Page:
Wednesday, February 2, 2011

From the CFR Daily News Brief


Yemeni President Ali Abdullah Saleh, an important U.S. ally in the region, says he will not seek reelection or pass authority to his son. Experts suggest the move is intended to prevent a confrontation with opponents and fend off the anti-government unrest (Haaretz) rippling through the Arab world.


India's former telecom minister Andimuthu Raja is being questioned over irregularities in the allocation of telephone spectrum. Officials are investigating the potentially corrupt government sale of mobile phone frequencies (WSJ) to several companies in 2008, which a government auditor says cost India up to $40 billion.


At least fifteen protestors were detained by security forces in Khartoum, and more than one hundred have been taken into custody since demonstrations began on Sunday. Observers say the protests seem to be organized mainly by students via the Internet, inspired by the events in Egypt and Tunisia (BBC).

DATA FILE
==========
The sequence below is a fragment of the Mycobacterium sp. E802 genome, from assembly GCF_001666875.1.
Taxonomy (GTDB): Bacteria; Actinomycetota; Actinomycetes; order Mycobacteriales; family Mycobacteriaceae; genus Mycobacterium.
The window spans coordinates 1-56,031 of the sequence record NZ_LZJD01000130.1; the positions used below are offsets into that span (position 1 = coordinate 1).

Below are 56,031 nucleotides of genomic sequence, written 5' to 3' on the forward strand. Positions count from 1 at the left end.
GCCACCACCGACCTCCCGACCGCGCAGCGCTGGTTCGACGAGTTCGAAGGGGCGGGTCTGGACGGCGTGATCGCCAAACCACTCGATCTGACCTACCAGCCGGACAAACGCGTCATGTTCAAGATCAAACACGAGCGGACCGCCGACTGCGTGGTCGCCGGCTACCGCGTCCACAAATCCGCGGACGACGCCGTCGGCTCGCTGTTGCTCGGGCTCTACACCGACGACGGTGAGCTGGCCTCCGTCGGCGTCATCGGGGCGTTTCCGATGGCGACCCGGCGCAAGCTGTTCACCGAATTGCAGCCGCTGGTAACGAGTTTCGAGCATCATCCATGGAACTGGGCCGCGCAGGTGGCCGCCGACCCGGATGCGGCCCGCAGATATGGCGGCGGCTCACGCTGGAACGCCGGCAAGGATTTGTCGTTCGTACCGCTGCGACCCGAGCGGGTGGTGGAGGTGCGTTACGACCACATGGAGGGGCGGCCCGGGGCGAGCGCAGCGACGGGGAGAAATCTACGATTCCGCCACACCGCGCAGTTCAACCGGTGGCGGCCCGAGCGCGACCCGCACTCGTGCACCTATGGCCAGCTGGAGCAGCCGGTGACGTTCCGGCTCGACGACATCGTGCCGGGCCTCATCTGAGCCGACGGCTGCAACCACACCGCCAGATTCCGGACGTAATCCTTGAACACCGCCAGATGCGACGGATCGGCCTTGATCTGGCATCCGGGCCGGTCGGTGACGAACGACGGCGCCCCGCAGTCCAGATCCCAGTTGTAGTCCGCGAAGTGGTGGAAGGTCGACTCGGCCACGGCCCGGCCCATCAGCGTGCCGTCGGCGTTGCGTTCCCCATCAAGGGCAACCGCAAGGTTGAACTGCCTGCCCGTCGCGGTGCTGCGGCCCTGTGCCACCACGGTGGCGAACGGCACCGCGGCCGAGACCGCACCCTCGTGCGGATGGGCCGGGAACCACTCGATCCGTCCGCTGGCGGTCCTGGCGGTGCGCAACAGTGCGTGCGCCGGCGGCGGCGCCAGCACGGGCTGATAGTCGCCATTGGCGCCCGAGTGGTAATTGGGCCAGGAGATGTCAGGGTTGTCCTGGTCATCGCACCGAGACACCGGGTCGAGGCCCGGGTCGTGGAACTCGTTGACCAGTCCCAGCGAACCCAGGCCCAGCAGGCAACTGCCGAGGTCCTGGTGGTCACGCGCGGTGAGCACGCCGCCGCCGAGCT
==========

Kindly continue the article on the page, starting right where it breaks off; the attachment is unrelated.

Mexican mogul Carlos Slim (BBC) announced plans to invest $8.3 billion in nineteen countries, mostly in Latin America. Much of the investment--$3.6 billion--will go to Mexico, including telecommunications, mining, and road-building projects. Despite drug-related violence in the country, Slim believes the Mexican economy will continue to grow in 2011 and 2012.


Officials from the United States and several European countries are meeting in Warsaw, Poland, to discuss raising money to support the democratic opposition in Belarus (AP), including pro-democracy groups, free media outlets, and Belarusian students.


Danish lawmakers approved plans for an underwater tunnel (DeutscheWelle) that would stretch about ten miles from Copenhagen, Denmark, to Hamburg, Germany. Construction is scheduled to begin in 2014 and be completed by 2020.

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